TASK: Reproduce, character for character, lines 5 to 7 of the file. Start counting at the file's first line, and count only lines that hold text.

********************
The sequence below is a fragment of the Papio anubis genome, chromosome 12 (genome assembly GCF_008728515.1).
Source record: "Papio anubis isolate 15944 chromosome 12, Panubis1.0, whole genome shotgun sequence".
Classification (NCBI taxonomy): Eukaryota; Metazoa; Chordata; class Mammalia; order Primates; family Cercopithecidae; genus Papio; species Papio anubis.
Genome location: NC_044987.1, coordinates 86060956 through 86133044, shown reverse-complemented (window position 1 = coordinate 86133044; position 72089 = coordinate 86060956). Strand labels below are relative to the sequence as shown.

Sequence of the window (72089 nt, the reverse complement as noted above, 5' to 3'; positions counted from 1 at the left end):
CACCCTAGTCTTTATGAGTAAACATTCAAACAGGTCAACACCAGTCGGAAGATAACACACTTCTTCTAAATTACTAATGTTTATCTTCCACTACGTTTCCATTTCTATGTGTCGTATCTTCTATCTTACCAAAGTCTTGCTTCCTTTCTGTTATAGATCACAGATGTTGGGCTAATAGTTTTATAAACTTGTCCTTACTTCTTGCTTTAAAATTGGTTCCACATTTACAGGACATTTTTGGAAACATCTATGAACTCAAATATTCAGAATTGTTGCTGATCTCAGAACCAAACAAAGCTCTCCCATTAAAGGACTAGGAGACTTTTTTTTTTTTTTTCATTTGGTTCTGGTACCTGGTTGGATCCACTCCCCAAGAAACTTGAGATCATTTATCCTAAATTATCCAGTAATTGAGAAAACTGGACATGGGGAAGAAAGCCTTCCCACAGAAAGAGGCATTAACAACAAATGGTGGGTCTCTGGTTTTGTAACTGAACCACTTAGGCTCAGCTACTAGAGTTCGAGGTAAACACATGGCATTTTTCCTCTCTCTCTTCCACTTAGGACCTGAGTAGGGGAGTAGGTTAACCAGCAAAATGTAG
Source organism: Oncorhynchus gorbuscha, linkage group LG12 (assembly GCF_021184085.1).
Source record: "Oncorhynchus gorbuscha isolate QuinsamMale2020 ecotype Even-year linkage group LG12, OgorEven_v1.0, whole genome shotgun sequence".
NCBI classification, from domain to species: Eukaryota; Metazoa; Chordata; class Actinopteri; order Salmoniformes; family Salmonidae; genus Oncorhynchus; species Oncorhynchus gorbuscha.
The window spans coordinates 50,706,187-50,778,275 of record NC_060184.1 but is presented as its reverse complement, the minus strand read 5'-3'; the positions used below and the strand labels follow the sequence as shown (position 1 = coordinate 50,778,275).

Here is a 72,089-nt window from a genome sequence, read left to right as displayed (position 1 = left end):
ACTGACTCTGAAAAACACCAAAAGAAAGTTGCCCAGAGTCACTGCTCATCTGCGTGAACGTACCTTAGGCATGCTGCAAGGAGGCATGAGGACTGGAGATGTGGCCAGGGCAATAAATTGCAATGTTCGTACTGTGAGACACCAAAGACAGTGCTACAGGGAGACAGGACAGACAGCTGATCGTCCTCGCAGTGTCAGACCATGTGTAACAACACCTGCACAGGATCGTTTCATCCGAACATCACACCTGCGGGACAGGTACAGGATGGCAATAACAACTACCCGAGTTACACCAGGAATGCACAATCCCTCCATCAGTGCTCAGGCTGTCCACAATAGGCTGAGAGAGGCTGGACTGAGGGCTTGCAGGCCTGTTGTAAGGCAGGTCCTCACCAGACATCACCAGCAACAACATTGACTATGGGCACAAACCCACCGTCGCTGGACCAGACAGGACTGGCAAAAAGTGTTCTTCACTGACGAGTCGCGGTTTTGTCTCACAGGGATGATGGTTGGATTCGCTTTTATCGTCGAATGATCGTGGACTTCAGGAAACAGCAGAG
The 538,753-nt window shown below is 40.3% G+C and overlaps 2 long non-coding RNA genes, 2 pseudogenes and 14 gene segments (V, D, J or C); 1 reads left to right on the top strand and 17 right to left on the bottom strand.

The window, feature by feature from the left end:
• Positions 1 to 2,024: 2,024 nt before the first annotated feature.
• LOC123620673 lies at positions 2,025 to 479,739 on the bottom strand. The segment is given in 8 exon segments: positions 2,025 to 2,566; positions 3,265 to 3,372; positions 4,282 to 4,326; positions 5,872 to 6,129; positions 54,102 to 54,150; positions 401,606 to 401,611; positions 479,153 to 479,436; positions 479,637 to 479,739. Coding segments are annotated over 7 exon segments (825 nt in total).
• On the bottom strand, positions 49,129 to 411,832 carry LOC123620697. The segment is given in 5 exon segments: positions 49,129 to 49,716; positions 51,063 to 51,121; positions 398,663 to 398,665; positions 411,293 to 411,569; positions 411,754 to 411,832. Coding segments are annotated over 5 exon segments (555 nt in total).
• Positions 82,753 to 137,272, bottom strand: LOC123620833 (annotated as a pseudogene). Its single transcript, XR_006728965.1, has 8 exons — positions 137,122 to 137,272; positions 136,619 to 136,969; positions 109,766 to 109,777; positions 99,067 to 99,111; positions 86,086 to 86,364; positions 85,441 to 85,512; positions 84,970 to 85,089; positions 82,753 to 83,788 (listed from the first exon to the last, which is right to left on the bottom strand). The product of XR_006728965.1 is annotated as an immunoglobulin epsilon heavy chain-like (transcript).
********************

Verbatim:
Sequence of the window (72089 nt, the reverse complement as noted above, 5' to 3'; positions counted from 1 at the left end):
CACCCTAGTCTTTATGAGTAAACATTCAAACAGGTCAACACCAGTCGGAAGATAACACACTTCTTCTAAATTACTAATGTTTATCTTCCACTACGTTTCCATTTCTATGTGTCGTATCTTCTATCTTACCAAAGTCTTGCTTCCTTTCTGTTATAGATCACAGATGTTGGGCTAATAGTTTTATAAACTTGTCCTTACTTCTTGCTTTAAAATTGGTTCCACATTTACAGGACATTTTTGGAAACATCTATGAACTCAAATATTCAGAATTGTTGCTGATCTCAGAACCAAACAAAGCTCTCCCATTAAAGGACTAGGAGACTTTTTTTTTTTTTTTCATTTGGTTCTGGTACCTGGTTGGATCCACTCCCCAAGAAACTTGAGATCATTTATCCTAAATTATCCAGTAATTGAGAAAACTGGACATGGGGAAGAAAGCCTTCCCACAGAAAGAGGCATTAACAACAAATGGTGGGTCTCTGGTTTTGTAACTGAACCACTTAGGCTCAGCTACTAGAGTTCGAGGTAAACACATGGCATTTTTCCTCTCTCTCTTCCACTTAGGACCTGAGTAGGGGAGTAGGTTAACCAGCAAAATGTAG
Source organism: Oncorhynchus gorbuscha, linkage group LG12 (assembly GCF_021184085.1).